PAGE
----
In September 2015, the Ontario government rolled out a radically new revised sex education curriculum. When released, a phenomenal grassroots campaign ensued to have it retracted. Huge rallies, 14,000 likes in protest on a Facebook page, a petition with 18,000 signatures, and 20,000 students were kept home at one point in a protest against this curriculum. This movement was so large that even Dr. Miriam Grossman, a world-renowned child, adolescent and adult psychiatrist agreed to speak to a parent’s group about the revised curriculum because she “has never seen anything like this before”. People weren’t upset about having a new sex education curriculum, and even having it reviewed; what they were, and still are upset about is how it was rolled out, and the contents of the human development and sexual health unit based on a one-sided view of values. This topic is still a very contentious one in discussions even today, as it is seen as crossing the line between what should be taught at home and what should be taught at school. In addition, it was mandated into the classrooms with very little consultation with parents. The massive outcry highlights a disturbing situation, however, it is good to see parents rising up because this is not just about the topic of sex education, as much as it is about the role of education and the role of parents.
The change in the sex education curriculum isn’t the core of the problem. It is only the open sore that hurts too much and can’t be easily hidden. This new curriculum starkly illuminates a much deeper issue in our educational system. It is the issue of values, and who has the responsibility to teach those values.
For decades and decades now, education has gradually taken over many of the roles of parenting. Educators have taken it upon themselves to teach etiquette, social norms, respect for one-another, relationships, discipline, and other skills and values that used to be the responsibility of parents. In the past, parents took the responsibility to teach this at home. Educators have, in many ways, taken over the role of the parent, and most would argue that they have had to, because it isn’t happening at home. Should educators be responsible for all of this? Can they really teach it all?
What is the result? The expected role of the parent has changed. Their expectations for themselves have also changed. Some think that it is okay to not teach etiquette at home. They are confused as to who is responsible to teach their child how to arrive on time, or get his or her work done. It never ceases to surprise me when I hear a parent expecting a teacher to be the sole advocate for discipline and rigour, leaving the parents to be the “adult friend.”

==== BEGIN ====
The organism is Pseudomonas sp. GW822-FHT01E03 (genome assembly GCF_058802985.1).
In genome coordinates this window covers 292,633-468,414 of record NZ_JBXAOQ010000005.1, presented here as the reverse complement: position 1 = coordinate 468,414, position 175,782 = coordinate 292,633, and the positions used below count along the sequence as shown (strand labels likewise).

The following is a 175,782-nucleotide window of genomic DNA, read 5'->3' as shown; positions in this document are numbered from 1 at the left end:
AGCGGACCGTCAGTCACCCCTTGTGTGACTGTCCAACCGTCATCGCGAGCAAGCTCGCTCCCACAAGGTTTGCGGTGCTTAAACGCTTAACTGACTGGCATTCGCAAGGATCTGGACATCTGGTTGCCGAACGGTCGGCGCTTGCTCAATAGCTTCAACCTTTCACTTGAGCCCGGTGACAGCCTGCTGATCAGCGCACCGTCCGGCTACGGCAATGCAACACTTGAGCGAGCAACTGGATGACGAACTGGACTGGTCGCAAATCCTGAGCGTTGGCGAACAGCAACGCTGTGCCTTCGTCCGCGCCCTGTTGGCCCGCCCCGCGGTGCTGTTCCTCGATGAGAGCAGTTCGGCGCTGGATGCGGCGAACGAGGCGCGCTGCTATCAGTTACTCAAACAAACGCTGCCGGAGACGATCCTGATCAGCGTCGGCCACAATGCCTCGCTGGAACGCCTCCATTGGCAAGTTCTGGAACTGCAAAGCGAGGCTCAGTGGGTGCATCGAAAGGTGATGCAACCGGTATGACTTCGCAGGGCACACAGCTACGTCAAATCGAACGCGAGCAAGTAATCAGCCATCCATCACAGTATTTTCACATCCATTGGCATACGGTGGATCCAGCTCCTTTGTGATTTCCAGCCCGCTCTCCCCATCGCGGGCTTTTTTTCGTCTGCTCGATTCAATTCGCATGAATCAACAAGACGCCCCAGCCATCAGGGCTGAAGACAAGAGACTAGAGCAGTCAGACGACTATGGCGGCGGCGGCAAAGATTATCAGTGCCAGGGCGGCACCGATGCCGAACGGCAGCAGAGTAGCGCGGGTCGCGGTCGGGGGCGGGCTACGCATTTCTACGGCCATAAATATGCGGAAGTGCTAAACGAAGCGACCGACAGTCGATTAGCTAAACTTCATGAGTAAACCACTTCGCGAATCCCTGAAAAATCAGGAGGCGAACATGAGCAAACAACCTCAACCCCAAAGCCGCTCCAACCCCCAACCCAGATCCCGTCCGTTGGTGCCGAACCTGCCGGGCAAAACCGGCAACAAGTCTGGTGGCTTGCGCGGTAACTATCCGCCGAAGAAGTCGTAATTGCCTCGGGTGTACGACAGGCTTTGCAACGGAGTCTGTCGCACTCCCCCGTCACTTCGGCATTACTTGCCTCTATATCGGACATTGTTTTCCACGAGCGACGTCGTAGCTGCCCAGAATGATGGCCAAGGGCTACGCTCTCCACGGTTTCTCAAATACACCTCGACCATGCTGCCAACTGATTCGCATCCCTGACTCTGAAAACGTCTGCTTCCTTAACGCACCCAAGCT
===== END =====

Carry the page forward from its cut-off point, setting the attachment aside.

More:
As parents, we have let this shift of teaching values and social norms seep into the educational arena to an extent that many now expect it to be completely taken care of in the classroom. The new sex education curriculum has highlighted this shift of responsibilities as it is one of our most sensitive subjects, and schools are teaching it to our most vulnerable sector. Sex education is a tough discussion for parents to have with their children, but an essential one, as it should be discussed with trusted adults, rather than completely leaving it to teachers who have their child for short 1-year stints. This is why the development and release of such a delicate subject must be done with utmost sensitivity, planning and preparing with parents as much as with educators.
My view on this new sex education curriculum? In brief, I have a background in science and therefore look for curriculum content that is fact-based. The information should be accurate, and when introducing very sensitive information, it should include the scientific facts. This subject matter is extremely sensitive, and there are serious physical and mental ramifications should someone end up making a wrong decision. This should be introduced with a focus on science, rather than on “feelings”. The curriculum could have stated many more scientific facts outlining what happens to bodies when involved in various types of sexual relationships. Also, from my experience, I know that young 11 and 12 year olds have the mental maturity to make the decisions that they are told to make in this curriculum based on “feelings”. Because of the values and morals intertwined in this subject, parents should have been included as a very strong and valuable part of the consultation process when developing the program. Just sending out a survey to parent council chairs is simply not good enough.
The government has a responsibility to ensure that society is safe and ready for the future. People elected by our citizenry are to help to strengthen the society’s values. Educators and parents have the responsibility to ensure that children and youth have the knowledge and skills to prepare themselves for their futures. It is a fine line that is crossed whenever anyone thinks that they can unilaterally mandate a change to the values of individuals, the family unit, or of a country. It is an equal problem when people don’t take any responsibility for teaching their children.
Kim Langen, CEO and Co-Founder
Spirit of Math Schools